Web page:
Follower reads - geo-distribution - YugabyteDB database

In such scenarios, you can enable follower reads in YugabyteDB to read from follower replicas instead of going to the leader, which could be far away in a different region. To enable this, all you have to do is set the transactions to be read-only and turn ON a session-level setting yb_read_from_followers like:

set session characteristics as transaction read only;
SET yb_read_from_followers = true;

--  Now, this select will go to the followers
SELECT * FROM demo WHERE user='yugabyte'

This will read data from the closest follower or leader. As replicas may not be up-to-date with all updates, by design, this might return slightly stale data (default: 30s). This is the case even if the read goes to a leader. The staleness value can be changed using another setting—yb_follower_read_staleness_ms like:

SET yb_follower_read_staleness_ms = 10000; -- 10s

Read data from the closest follower or leader YugabyteDB database

Depending on your cluster setup, this can hugely improve your read performance.

Note: This is only for reads. All writes still go to the leader.

Further Information:

Localizing Data with Tablespaces

By default, all tables are distributed across all fault zones defined for the cluster. There may be scenarios where you just want some tables to be located in specific regions/zones, or have a different replication factor, or different leader preferences.

In these cases, tablespaces come to the rescue. In YugabyteDB, the notion of PostgreSQL tablespaces is extended to help define data placement of tables for a geo-distributed deployment. This allows users to specify the number of replicas for a table or index, control placement, and get better performance. Replicating and pinning tables in specific regions can lower read latency and achieve compliance with data residency laws.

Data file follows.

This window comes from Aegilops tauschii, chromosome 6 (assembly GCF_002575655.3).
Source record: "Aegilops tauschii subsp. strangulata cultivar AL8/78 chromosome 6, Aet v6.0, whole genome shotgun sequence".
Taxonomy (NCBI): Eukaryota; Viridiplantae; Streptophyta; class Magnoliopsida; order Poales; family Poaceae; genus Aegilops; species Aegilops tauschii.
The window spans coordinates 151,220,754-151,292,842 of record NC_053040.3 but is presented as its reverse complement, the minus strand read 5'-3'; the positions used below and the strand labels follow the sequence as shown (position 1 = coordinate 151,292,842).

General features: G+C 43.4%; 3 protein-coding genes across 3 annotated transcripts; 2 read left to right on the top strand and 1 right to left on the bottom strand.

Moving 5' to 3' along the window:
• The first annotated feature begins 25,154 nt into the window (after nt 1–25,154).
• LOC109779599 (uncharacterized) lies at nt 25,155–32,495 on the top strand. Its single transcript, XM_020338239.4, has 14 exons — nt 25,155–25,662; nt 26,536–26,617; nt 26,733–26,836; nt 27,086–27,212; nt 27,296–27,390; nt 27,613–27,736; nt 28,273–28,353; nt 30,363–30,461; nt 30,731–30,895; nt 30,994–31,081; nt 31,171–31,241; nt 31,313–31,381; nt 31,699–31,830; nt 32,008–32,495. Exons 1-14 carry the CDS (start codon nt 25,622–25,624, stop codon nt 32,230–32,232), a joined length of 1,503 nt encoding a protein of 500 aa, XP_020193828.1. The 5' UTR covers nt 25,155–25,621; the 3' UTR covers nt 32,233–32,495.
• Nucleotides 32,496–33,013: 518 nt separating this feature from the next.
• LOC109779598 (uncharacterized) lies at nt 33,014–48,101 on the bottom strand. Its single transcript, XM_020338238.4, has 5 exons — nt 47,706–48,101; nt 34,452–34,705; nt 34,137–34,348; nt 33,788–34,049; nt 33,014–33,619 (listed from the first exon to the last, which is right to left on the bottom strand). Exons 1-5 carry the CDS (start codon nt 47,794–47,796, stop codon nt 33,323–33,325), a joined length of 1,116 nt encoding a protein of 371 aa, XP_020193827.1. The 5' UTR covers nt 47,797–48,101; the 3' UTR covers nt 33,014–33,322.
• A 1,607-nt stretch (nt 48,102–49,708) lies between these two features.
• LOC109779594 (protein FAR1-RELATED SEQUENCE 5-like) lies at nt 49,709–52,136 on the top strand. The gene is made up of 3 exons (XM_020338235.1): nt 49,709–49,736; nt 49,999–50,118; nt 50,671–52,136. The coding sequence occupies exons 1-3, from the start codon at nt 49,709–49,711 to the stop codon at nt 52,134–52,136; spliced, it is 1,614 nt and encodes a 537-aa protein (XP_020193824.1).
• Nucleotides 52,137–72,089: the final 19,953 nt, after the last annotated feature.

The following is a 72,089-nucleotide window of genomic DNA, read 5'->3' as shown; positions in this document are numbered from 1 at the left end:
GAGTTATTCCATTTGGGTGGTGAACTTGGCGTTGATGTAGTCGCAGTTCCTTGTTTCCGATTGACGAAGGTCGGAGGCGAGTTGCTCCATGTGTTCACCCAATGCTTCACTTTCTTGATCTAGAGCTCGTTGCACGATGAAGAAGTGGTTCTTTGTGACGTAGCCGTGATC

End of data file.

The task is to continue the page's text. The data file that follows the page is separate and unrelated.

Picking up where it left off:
Let’s consider a scenario where you have two tables, with one table containing data for users in Europe, and the other containing data for users in the US.

Two tables - one with US data and one with Europe data

With tablespaces, you can have table us_users in the US and eu_users just in Europe by creating appropriate table spaces and attaching tables like this.

   replica_placement= '{ 
      "placement_blocks" : [ 
            {"cloud":"aws","region":"eu-west",   "zone":"eu-west-1a"},
        {"cloud":"aws","region":"eu-east",   "zone":"eu-east-1b"},

   replica_placement= '{ 
      "placement_blocks" : [ 
          {"cloud":"aws","region":"us-west",   "zone":"us-west-1a"},
          {"cloud":"aws","region":"us-east",   "zone":"us-east-1b"},

CREATE TABLE eu_users(...) TABLESPACE europe;

This would enforce the tables to be distributed as follows:

Geo distribution - enforce data distribution - YugabyteDB database

Note: Tablespaces also work with indexes and not just tables.

Further Information:

Row Placement with Geo-Partitioning

In the tablespaces section, we placed a table with all the European users in Europe. This may not be an acceptable schema for all applications. You might want to have data of users from different countries (eg. US/Germany/India) in the same table, but just store the rows in their regions to comply with the country’s data-protection laws (eg. GDPR), or to reduce latency for the users in those countries.

For this, YugabyteDB supports row-level geo-partitioning. This combines two well-known PostgreSQL concepts, partitioning, and tablespaces. The idea is to partition your table according to the geo-locality, then attach each partition to a different tablespace to store the partition in a specific location.

Let’s say we have a table of users, which has user data from the US and Germany. We want the data of all German users to be in Europe, and the data of all US users to be located in the US.

  • Create the Tablespaces:
    --  tablespace for europe data
     replica_placement='{"num_replicas": 3, 
    --  tablespace for us data
     replica_placement='{"num_replicas": 3, 
  • Create the parent table with a partition clause:
    CREATE TABLE users (